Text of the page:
Results: Cardiac injury was found in 11.19% (30/268) of enrolled patients. 93.33% (28/30) of cardiac injury cases were in the severe group. The laboratory findings indicated that white blood cells, neutrophils, procalcitonin, C-reactive protein, lactate, and lactic dehydrogenase were positively associated with cardiac injury marker. Compared with healthy controls, the 190 patients without prior hypertension have higher AngⅡ level, of which 16 (8.42%) patients had a rise in blood pressure to the diagnostic criteria of hypertension during hospitalization, with a significantly increased level of the cTnI, procalcitonin, angiotensin-II (AngⅡ) than those normal blood pressure ones. Multivariate analysis indicated that elevated age, cTnI, the history of hypertension, and diabetes were independent predictors for illness severity. The predictive model, based on the four parameters and gender, has a good ability to identify the clinical severity of COVID-19 in hospitalized patients (area under the curve: 0.932, sensitivity: 98.67%, specificity: 75.68%).

Conclusion: Hypertension, sometimes accompanied by elevated cTnI, may occur in COVID-19 patients and become a sequela. Enhancing Ang II signaling, driven by SARS-CoV-2 infection, might play an important role in the renin-angiotensin system, and consequently lead to the development of hypertension in COVID-19.
View Article and Find Full Text PDF

Download full-text PDF

Source
http://journals.plos.org/plosone/article?id=10.1371/journal.pone.0250815PLOS
http://www.ncbi.nlm.nih.gov/pmc/articles/PMC8081193PMC
May 2021

[Haz muscular apicobasal del ventrículo izquierdo, ¿un marcador de miocardiopatía hipertrófica?]

Arch Cardiol Mex 2021 May 7. Epub 2021 May 7.

Department of Cardiovascular Research, Lankenau Institute for Medical Research, Pennsylvania, Wynnewood, EE.UU.

El haz muscular apicobasal (HAB) del ventrículo izquierdo (VI) es un posible marcador morfológico de miocardiopatía hipertrófica (MCH), adicional a otras expresiones fenotípicas asociadas a la enfermedad, como criptas miocárdicas, alteraciones en la válvula mitral, la arquitectura muscular papilar o la morfología ventricular derecha1, además de la propia hipertrofia del VI2. La HAB se extiende desde la región apical a la porción más basal del septum o de la pared anterior.
View Article and Find Full Text PDF

Download full-text PDF

Source
http://dx.doi.org/10.24875/ACM.20000423DOI Listing
May 2021

Acacetin suppresses the electrocardiographic and arrhythmic manifestations of the J wave syndromes.

PLoS One 2020 24;15(11):e0242747. Epub 2020 Nov 24.

Lankenau Institute for Medical Research, Wynnewood, PA, United States of America.

Background: J wave syndromes (JWS), including Brugada (BrS) and early repolarization syndromes (ERS), are associated with increased risk for life-threatening ventricular arrhythmias. Pharmacologic approaches to therapy are currently very limited. Here, we evaluate the effects of the natural flavone acacetin.

Methods: The effects of acacetin on action potential (AP) morphology and transient outward current (Ito) were first studied in isolated canine RV epicardial myocytes using whole-cell patch clamp techniques. Acacetin's effects on transmembrane APs, unipolar electrograms and transmural ECGs were then studied in isolated coronary-perfused canine RV and LV wedge preparations as well as in whole-heart, Langendorff-perfused preparations from which we recorded a 12 lead ECG and unipolar electrograms. Using floating glass microelectrodes we also recorded transmembrane APs from the RVOT of the whole-heart model. The Ito agonist NS5806, sodium channel blocker ajmaline, calcium channel blocker verapamil or hypothermia (32°C) were used to pharmacologically mimic the genetic defects and conditions associated with JWS, thus eliciting prominent J waves and provoking VT/VF.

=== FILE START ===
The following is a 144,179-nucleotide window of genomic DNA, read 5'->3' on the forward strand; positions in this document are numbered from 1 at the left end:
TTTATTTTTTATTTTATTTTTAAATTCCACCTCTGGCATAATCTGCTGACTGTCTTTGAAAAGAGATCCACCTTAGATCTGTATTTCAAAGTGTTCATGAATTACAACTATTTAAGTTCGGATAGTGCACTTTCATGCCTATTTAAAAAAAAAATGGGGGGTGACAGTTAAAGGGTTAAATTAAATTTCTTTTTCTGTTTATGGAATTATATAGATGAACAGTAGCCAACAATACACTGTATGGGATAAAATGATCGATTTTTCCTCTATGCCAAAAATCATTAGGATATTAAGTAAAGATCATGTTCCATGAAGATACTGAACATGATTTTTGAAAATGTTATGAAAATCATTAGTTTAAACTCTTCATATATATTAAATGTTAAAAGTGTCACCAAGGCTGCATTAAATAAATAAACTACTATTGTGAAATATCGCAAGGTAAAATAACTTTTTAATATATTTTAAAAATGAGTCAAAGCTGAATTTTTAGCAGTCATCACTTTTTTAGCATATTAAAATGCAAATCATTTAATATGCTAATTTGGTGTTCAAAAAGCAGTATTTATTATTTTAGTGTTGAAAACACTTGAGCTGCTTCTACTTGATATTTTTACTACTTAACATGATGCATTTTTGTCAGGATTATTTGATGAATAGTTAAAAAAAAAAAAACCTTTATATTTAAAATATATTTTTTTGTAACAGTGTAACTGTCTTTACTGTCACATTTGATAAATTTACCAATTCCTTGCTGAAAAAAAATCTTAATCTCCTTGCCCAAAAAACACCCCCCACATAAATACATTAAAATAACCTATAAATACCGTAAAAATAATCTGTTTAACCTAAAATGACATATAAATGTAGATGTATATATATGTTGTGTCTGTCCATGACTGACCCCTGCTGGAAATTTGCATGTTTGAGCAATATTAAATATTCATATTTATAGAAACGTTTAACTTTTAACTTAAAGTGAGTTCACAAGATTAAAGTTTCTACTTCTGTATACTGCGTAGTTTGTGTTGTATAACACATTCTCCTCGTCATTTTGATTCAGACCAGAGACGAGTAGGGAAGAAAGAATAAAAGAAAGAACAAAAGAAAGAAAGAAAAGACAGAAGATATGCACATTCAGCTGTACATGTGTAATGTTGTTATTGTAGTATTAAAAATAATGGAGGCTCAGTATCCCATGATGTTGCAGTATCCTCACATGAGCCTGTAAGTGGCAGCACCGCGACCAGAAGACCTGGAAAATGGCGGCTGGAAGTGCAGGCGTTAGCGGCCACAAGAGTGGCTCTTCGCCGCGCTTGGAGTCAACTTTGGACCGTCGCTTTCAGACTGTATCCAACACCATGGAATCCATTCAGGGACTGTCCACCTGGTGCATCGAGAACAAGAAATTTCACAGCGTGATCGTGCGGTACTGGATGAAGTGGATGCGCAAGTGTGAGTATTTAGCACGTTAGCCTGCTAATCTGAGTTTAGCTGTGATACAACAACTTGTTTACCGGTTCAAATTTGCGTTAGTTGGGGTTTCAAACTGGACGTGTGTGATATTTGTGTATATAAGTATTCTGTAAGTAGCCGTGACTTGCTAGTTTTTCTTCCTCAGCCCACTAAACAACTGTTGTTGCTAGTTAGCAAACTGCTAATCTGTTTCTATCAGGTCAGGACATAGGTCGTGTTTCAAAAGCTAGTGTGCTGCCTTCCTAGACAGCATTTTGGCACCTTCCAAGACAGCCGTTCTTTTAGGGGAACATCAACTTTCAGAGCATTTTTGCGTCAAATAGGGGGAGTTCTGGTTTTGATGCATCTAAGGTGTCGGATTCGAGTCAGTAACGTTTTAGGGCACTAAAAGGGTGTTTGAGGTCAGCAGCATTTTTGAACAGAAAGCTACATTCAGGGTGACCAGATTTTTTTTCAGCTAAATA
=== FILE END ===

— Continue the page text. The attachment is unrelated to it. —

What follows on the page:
Results: Acacetin (5-10 μM) reduced Ito density, AP notch and J wave area and totally suppressed the electrocardiographic and arrhythmic manifestation of both BrS and ERS, regardless of the experimental model used. In wedge and whole-heart models of JWS, increasing Ito with NS5806, decreasing INa or ICa (with ajmaline or verapamil) or hypothermia all resulted in accentuation of epicardial AP notch and ECG J waves, resulting in characteristic BrS and ERS phenotypes. Phase 2-reentrant extrasystoles originating from the RVOT triggered VT/VF. The J waves in leads V1 and V2 were never associated with a delay of RVOT activation and always coincided with the appearance of the AP notch recorded from RVOT epicardium. All repolarization defects giving rise to VT/VF in the BrS and ERS models were reversed by acacetin, resulting in total suppression of VT/VF.

Conclusions: We present experimental models of BrS and ERS capable of recapitulating all of the ECG and arrhythmic manifestations of the JWS. Our findings provide definitive support for the repolarization but not the depolarization hypothesis proposed to underlie BrS and point to acacetin as a promising new pharmacologic treatment for JWS.
View Article and Find Full Text PDF

Download full-text PDF

Source
http://journals.plos.org/plosone/article?id=10.1371/journal.pone.0242747PLOS
http://www.ncbi.nlm.nih.gov/pmc/articles/PMC7685455PMC
January 2021

Susceptibility to Ventricular Arrhythmias Resulting from Mutations in , , and Evaluated in hiPSC Cardiomyocytes.

Stem Cells Int 2020 1;2020:8842398. Epub 2020 Sep 1.

Department of Experimental Cardiology, Masonic Medical Research Institute, Utica, NY, USA.

Background: We report an inherited cardiac arrhythmia syndrome consisting of Brugada and Early Repolarization Syndrome associated with variants in , , and . The proband inherited the 3 mutations and exhibited palpitations and arrhythmia-mediated syncope, whereas the parents and sister, who carried one or two of the mutations, were asymptomatic.